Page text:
Maddie ( almost 3) was a bit of a bull in a china shop and we had to constantly make sure she was not stomping over the precious strawberry plans. She liked to pick the very dark red ones the best. Exactly the type that needed this fancy preservation treatment.

I swear it really WAS brilliant. ( I said that already, right?!)

Over the next week we indulged in fresh smooshed strawberries over breakfast cereal, topped with Plain Greek Yogurt ( add a little vanilla and agave nectar if you need it sweeter)

It’s the best breakfast you can eat. Slow cook your oatmeal over low heat ( rice method) –meaning do not stir it into a gloopy mess–and add some chopped apples and cinnamon to the mix.

Try it with any berries or fruit compote all year round. I love to throw in frozen blueberries or raspberries–as they hit the hot cereal, they are perfectly thawed enough to enjoy.

…but I digress. The reason we actually packed up the car and drove 2 hours was to meet up with our soon to be puppy….henceforth known as Gertie the Golden Doodle. I think I must have had amnesia around puppy hood but let’s just say that she prefers human flesh to teethe on, over shoes and furniture. We are working on eradicating that at the moment. I also have a shower curtain over my area rug. Oh joy.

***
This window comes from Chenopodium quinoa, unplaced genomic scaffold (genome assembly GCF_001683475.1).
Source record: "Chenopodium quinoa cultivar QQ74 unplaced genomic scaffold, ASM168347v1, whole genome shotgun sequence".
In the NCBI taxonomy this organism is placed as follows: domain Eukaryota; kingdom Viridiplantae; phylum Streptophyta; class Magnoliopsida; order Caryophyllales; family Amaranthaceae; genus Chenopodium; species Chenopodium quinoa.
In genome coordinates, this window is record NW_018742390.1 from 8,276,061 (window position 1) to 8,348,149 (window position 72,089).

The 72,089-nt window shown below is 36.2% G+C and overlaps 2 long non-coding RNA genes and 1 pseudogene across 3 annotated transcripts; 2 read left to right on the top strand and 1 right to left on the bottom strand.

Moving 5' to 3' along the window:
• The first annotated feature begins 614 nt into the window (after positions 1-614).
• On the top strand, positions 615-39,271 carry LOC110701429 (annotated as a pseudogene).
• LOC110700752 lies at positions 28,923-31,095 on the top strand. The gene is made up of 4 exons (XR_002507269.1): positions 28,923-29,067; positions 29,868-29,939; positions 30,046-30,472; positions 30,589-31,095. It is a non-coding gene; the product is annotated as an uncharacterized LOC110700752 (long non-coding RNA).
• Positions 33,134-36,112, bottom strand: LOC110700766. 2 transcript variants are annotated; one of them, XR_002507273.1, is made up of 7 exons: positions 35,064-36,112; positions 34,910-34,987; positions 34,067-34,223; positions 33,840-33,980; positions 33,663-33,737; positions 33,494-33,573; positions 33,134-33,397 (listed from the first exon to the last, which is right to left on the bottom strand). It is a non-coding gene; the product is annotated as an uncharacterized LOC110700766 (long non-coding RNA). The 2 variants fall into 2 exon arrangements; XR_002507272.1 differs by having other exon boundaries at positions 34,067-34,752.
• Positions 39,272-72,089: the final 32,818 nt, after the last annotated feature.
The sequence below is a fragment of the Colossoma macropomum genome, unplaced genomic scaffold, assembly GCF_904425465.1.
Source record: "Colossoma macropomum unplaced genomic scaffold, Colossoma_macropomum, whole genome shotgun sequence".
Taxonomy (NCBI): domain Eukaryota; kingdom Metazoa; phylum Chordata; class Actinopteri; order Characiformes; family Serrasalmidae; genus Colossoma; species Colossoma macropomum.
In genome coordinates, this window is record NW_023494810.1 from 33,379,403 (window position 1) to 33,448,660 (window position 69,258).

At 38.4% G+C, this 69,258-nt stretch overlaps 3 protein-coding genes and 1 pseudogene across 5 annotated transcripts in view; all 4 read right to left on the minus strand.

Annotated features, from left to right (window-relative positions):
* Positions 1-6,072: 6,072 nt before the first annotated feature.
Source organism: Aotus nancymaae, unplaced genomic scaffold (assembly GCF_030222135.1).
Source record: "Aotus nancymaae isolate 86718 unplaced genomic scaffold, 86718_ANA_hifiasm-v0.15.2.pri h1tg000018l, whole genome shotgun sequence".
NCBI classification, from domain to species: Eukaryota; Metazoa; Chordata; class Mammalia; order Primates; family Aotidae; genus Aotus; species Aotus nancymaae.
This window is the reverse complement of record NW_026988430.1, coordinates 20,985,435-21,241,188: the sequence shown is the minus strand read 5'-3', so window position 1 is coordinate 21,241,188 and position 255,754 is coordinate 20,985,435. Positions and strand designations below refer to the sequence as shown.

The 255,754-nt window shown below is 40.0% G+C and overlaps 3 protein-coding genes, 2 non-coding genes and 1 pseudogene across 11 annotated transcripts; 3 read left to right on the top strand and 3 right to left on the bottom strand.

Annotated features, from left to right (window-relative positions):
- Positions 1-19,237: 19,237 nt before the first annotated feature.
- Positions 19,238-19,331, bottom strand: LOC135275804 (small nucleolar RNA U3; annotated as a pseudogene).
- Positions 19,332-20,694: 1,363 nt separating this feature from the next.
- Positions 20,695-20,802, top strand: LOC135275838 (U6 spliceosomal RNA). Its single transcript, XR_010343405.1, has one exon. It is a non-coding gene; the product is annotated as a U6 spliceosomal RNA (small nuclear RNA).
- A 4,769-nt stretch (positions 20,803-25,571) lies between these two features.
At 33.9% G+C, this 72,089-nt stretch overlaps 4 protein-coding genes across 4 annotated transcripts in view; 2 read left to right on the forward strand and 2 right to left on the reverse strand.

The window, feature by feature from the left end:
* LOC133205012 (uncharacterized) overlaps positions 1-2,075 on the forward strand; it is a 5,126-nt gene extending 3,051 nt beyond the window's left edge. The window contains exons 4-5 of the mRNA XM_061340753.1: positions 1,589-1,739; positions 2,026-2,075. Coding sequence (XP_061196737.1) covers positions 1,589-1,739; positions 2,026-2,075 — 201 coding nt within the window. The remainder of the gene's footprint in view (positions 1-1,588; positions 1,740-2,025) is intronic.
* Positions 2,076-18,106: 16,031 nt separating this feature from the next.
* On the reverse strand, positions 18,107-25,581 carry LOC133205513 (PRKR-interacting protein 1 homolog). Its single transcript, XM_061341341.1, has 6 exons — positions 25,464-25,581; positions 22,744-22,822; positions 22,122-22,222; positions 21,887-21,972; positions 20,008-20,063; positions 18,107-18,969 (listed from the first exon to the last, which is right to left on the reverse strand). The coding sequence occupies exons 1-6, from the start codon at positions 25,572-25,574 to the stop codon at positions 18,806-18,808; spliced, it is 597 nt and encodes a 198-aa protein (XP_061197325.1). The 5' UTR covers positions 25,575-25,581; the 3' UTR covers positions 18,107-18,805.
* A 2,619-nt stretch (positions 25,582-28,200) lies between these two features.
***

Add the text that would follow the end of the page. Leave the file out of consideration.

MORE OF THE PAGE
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the holy grail of butter cream frosting

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I am on a quest for the best vanilla cupcake paired with the holy grail of BUTTERCREAM. With the plethora of cupcake shops out there this should be an easy task –but not so. Many bake shops excel at particular flavours but I have only found a couple of shops that has really delivered on the vanilla butter-cream. Too many frostings are overly sweet , cloying and sickly tasting to me.  There was a time when I was anxious to be seduced by a cupcakes beauty only to be bitterly disappointed. Sadly now, I am weary and jaded!

Finding the perfect recipe is equally difficult….but I have done it!!!